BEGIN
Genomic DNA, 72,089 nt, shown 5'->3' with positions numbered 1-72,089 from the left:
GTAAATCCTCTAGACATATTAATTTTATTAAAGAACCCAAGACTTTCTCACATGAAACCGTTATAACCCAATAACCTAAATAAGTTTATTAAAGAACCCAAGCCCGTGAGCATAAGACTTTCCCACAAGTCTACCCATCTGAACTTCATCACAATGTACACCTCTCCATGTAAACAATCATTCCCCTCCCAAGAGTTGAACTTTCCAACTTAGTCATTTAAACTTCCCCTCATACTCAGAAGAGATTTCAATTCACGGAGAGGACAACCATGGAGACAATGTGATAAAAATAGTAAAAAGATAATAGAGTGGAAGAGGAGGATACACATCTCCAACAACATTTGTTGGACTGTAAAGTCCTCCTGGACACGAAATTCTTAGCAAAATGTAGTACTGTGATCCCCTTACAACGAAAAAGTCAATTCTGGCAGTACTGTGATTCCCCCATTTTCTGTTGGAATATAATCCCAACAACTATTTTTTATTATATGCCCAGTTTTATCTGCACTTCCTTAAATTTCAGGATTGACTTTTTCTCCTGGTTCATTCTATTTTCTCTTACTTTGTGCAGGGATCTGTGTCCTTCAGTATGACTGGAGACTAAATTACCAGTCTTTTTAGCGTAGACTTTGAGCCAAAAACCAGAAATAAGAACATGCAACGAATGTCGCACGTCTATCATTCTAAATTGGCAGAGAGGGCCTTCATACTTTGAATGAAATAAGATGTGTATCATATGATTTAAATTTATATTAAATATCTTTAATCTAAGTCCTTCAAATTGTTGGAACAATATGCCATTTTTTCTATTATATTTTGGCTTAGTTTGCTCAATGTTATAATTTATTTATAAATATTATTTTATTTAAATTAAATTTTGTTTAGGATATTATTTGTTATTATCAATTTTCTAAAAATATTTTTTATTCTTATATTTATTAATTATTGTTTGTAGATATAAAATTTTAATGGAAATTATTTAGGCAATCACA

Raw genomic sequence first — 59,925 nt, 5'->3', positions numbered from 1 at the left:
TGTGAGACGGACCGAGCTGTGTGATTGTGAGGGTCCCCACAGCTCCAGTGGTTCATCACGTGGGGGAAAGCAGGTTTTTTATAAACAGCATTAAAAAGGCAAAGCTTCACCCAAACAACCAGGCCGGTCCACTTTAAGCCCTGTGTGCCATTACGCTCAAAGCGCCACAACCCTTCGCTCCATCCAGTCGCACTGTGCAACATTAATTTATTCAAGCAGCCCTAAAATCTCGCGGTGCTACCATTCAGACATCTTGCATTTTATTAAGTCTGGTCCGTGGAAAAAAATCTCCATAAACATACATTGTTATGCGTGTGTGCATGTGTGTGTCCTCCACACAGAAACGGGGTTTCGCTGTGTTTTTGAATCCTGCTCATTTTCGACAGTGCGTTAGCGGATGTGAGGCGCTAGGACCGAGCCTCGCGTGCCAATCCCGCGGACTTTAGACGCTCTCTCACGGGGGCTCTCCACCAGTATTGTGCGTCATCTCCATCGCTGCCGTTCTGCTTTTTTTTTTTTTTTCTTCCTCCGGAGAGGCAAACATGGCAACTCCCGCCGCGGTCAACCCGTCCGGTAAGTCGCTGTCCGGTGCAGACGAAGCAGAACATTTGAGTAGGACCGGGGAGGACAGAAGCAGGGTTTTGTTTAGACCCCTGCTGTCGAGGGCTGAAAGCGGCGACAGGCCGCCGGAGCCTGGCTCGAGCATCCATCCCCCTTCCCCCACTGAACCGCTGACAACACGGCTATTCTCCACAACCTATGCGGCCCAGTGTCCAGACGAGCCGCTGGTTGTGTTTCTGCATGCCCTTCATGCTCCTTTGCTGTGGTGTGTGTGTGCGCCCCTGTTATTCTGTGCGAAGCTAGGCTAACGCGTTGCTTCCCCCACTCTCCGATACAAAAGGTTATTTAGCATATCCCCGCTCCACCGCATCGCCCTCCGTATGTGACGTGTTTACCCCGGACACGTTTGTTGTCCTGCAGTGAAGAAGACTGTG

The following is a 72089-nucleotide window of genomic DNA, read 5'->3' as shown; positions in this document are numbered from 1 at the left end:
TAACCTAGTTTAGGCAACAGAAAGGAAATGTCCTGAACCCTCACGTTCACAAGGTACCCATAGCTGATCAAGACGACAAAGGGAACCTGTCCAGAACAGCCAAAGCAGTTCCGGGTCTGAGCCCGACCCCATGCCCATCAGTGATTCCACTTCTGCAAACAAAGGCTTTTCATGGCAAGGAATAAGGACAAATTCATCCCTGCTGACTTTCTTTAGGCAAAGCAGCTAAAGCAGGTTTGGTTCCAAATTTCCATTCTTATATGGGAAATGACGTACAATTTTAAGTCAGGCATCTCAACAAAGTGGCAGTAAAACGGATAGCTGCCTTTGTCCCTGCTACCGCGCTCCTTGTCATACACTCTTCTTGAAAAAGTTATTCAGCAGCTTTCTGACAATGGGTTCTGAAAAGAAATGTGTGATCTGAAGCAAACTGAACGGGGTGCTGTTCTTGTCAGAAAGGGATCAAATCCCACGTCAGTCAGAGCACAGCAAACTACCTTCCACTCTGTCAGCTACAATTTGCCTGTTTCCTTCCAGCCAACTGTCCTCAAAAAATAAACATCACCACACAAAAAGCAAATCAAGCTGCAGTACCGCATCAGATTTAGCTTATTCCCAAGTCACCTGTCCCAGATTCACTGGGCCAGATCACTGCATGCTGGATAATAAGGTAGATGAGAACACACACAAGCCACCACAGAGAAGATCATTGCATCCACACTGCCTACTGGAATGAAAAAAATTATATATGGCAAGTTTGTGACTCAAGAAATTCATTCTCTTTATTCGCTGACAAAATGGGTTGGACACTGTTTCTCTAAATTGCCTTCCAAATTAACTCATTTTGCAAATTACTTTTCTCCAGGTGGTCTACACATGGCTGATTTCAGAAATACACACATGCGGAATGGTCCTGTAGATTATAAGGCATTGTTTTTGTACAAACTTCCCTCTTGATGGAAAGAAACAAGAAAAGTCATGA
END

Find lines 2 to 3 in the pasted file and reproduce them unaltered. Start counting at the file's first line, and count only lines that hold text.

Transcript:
GTAAATCCTCTAGACATATTAATTTTATTAAAGAACCCAAGACTTTCTCACATGAAACCGTTATAACCCAATAACCTAAATAAGTTTATTAAAGAACCCAAGCCCGTGAGCATAAGACTTTCCCACAAGTCTACCCATCTGAACTTCATCACAATGTACACCTCTCCATGTAAACAATCATTCCCCTCCCAAGAGTTGAACTTTCCAACTTAGTCATTTAAACTTCCCCTCATACTCAGAAGAGATTTCAATTCACGGAGAGGACAACCATGGAGACAATGTGATAAAAATAGTAAAAAGATAATAGAGTGGAAGAGGAGGATACACATCTCCAACAACATTTGTTGGACTGTAAAGTCCTCCTGGACACGAAATTCTTAGCAAAATGTAGTACTGTGATCCCCTTACAACGAAAAAGTCAATTCTGGCAGTACTGTGATTCCCCCATTTTCTGTTGGAATATAATCCCAACAACTATTTTTTATTATATGCCCAGTTTTATCTGCACTTCCTTAAATTTCAGGATTGACTTTTTCTCCTGGTTCATTCTATTTTCTCTTACTTTGTGCAGGGATCTGTGTCCTTCAGTATGACTGGAGACTAAATTACCAGTCTTTTTAGCGTAGACTTTGAGCCAAAAACCAGAAATAAGAACATGCAACGAATGTCGCACGTCTATCATTCTAAATTGGCAGAGAGGGCCTTCATACTTTGAATGAAATAAGATGTGTATCATATGATTTAAATTTATATTAAATATCTTTAATCTAAGTCCTTCAAATTGTTGGAACAATATGCCATTTTTTCTATTATATTTTGGCTTAGTTTGCTCAATGTTATAATTTATTTATAAATATTATTTTATTTAAATTAAATTTTGTTTAGGATATTATTTGTTATTATCAATTTTCTAAAAATATTTTTTATTCTTATATTTATTAATTATTGTTTGTAGATATAAAATTTTAATGGAAATTATTTAGGCAATCACA

Raw genomic sequence first — 59,925 nt, 5'->3', positions numbered from 1 at the left: